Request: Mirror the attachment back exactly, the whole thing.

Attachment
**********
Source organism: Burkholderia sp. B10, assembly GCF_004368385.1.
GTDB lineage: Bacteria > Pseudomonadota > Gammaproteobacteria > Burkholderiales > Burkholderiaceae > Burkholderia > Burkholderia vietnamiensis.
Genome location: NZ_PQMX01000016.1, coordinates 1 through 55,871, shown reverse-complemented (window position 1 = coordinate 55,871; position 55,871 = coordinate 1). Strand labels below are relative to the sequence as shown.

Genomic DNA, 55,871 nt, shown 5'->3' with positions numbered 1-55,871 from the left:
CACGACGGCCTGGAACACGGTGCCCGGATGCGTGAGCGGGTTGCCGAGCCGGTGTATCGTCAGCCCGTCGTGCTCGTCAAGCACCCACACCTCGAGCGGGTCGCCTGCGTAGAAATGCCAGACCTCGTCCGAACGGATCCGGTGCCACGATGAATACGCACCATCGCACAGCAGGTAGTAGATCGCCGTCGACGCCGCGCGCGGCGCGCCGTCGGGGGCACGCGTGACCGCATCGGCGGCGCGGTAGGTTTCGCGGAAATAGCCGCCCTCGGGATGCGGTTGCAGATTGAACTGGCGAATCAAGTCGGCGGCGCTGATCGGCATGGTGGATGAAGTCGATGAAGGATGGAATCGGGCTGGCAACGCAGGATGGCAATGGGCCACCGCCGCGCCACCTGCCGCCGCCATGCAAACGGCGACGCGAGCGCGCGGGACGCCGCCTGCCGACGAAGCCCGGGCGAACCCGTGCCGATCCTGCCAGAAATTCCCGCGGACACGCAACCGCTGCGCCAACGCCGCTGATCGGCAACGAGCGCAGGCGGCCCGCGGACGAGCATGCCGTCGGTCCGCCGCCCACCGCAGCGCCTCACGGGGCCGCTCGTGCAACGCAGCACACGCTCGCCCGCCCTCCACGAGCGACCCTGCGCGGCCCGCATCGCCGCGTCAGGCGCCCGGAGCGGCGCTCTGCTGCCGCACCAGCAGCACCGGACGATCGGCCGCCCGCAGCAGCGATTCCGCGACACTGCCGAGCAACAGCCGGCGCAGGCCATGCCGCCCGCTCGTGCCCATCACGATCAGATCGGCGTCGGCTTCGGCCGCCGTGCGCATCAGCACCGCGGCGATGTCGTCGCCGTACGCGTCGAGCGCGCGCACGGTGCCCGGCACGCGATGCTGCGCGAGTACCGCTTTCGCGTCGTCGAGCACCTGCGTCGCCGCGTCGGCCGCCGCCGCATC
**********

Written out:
Source organism: Burkholderia sp. B10, assembly GCF_004368385.1.
GTDB lineage: Bacteria > Pseudomonadota > Gammaproteobacteria > Burkholderiales > Burkholderiaceae > Burkholderia > Burkholderia vietnamiensis.
Genome location: NZ_PQMX01000016.1, coordinates 1 through 55,871, shown reverse-complemented (window position 1 = coordinate 55,871; position 55,871 = coordinate 1). Strand labels below are relative to the sequence as shown.

Genomic DNA, 55,871 nt, shown 5'->3' with positions numbered 1-55,871 from the left:
CACGACGGCCTGGAACACGGTGCCCGGATGCGTGAGCGGGTTGCCGAGCCGGTGTATCGTCAGCCCGTCGTGCTCGTCAAGCACCCACACCTCGAGCGGGTCGCCTGCGTAGAAATGCCAGACCTCGTCCGAACGGATCCGGTGCCACGATGAATACGCACCATCGCACAGCAGGTAGTAGATCGCCGTCGACGCCGCGCGCGGCGCGCCGTCGGGGGCACGCGTGACCGCATCGGCGGCGCGGTAGGTTTCGCGGAAATAGCCGCCCTCGGGATGCGGTTGCAGATTGAACTGGCGAATCAAGTCGGCGGCGCTGATCGGCATGGTGGATGAAGTCGATGAAGGATGGAATCGGGCTGGCAACGCAGGATGGCAATGGGCCACCGCCGCGCCACCTGCCGCCGCCATGCAAACGGCGACGCGAGCGCGCGGGACGCCGCCTGCCGACGAAGCCCGGGCGAACCCGTGCCGATCCTGCCAGAAATTCCCGCGGACACGCAACCGCTGCGCCAACGCCGCTGATCGGCAACGAGCGCAGGCGGCCCGCGGACGAGCATGCCGTCGGTCCGCCGCCCACCGCAGCGCCTCACGGGGCCGCTCGTGCAACGCAGCACACGCTCGCCCGCCCTCCACGAGCGACCCTGCGCGGCCCGCATCGCCGCGTCAGGCGCCCGGAGCGGCGCTCTGCTGCCGCACCAGCAGCACCGGACGATCGGCCGCCCGCAGCAGCGATTCCGCGACACTGCCGAGCAACAGCCGGCGCAGGCCATGCCGCCCGCTCGTGCCCATCACGATCAGATCGGCGTCGGCTTCGGCCGCCGTGCGCATCAGCACCGCGGCGATGTCGTCGCCGTACGCGTCGAGCGCGCGCACGGTGCCCGGCACGCGATGCTGCGCGAGTACCGCTTTCGCGTCGTCGAGCACCTGCGTCGCCGCGTCGGCCGCCGCCGCATC